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Urban Planning Tue Jun 15 2010
Op-Ed Contributed by GB Contributing Writer Bob Quellos
Last week, the Chicago City Council approved a $96 million TIF for the South Works development site, the largest ever given to a private developer in the City of Chicago. The plan for South Works calls for the eventual building of over 17,000 dwelling units on the 500-acre site at the location of the former U.S. Steel South Works, near 79th Street and east of U.S. 41. The project is to be run by a development group that includes the Chicago-based McCaffery Interests. The first phase of construction is scheduled for groundbreaking in 2012; located on a 77 acre portion of the site, it will compromise an astounding million square feet of retail space alongside residential dwellings. Decades from now if the project eventually is completed, it will create an entirely new neighborhood along Lake Michigan on Chicago's South Side.
But if you had $96 million dollars to invest in the City of Chicago what would you do with it? Would you build the infrastructure for a new neighborhood, or perhaps take a shot at filling the ongoing budget hole that is wrecking havoc on the Chicago Public School system. Perhaps you would find a way to put the over 1,100 employees at the CTA who were recently laid off back to work and restore transit services that were axed. Or maybe (hold on to your seat, this is a crazy one), reeling with disgust from the BP oil spill in the Gulf of Mexico you decide to make a ground breaking attempt to move Chicago away from a dependance on non-renewable resources and invest the $96 million dollars in wind power that would provide free and clean energy to some of Chicago's poorest neighborhoods.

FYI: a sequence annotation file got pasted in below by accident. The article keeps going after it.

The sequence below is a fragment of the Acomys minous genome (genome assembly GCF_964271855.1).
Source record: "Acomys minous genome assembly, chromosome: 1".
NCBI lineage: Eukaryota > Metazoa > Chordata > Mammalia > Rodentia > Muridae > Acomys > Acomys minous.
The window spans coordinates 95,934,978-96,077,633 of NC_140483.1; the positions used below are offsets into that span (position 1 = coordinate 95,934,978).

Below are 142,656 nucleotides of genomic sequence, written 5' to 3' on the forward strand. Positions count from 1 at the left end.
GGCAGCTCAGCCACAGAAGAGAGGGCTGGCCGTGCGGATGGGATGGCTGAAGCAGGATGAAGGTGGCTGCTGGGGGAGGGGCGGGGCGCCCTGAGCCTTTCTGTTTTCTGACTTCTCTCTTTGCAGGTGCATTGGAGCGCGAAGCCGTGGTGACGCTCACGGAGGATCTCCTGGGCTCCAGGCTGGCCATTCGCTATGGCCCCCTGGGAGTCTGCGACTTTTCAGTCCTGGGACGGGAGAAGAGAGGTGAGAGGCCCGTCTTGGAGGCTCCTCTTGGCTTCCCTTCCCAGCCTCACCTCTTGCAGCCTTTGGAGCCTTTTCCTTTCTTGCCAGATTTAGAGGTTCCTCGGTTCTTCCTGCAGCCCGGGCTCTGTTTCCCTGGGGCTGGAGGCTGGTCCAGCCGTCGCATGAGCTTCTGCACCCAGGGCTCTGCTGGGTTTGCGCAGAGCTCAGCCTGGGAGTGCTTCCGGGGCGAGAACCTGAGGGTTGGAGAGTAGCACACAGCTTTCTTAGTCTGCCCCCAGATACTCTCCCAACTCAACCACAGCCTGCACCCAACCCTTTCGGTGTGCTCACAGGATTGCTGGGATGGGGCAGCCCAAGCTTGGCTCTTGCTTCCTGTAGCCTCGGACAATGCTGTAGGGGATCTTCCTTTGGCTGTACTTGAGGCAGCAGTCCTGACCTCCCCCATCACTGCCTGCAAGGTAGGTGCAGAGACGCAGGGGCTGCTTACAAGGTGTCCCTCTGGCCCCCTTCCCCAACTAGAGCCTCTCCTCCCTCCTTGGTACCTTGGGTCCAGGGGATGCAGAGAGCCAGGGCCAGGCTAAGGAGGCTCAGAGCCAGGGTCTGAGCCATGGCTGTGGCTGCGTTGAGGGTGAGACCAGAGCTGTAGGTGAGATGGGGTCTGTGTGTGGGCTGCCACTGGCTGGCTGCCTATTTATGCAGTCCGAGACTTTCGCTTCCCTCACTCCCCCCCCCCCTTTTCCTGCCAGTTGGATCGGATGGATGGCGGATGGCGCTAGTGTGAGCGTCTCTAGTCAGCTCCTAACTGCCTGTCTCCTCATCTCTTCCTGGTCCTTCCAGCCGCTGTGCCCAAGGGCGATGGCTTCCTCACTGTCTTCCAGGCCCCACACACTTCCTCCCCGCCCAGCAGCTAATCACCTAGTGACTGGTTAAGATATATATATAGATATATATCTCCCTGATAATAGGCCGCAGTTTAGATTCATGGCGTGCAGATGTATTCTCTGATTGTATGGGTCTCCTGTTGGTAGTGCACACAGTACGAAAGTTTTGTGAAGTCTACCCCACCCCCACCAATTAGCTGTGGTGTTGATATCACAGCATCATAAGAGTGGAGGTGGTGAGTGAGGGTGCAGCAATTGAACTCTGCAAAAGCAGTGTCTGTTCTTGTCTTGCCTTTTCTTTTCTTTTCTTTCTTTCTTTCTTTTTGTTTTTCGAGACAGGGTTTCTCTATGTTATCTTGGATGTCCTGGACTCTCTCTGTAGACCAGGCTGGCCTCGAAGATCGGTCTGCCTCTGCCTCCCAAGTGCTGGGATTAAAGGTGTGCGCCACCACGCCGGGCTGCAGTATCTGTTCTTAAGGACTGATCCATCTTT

Perhaps the last thing you would do with this money is fund the infrastructure required for an entire new neighborhood in Chicago. Of course you wouldn't do this. At least not while Chicago is flush with unsold housing units, and only a few zip codes to the west of the proposed development nearly 1 in 16 homes are in foreclosure. Meanwhile in the city as a whole, 1 in every 261 housing units received a foreclosure notice in the month of April 2010. And forget the hole in the ground left by what was to be the Chicago Spire -- add to the foreclosure figures the unknown number of stalled residential units that litter the city. Consider the story run on Eight Forty-Eight a number of months back that focuses on a North Side development that today is nothing more than a masonry shell. As Alison Cuddy reported, "Empty lots and half-finished buildings across the city sit idle while people wait for loans to come through. The financial bottleneck has created a mess of incomplete projects and lines of unemployed construction workers. And now the city that witnessed one of the country's biggest real estate booms is trying to figure out what to do with the land."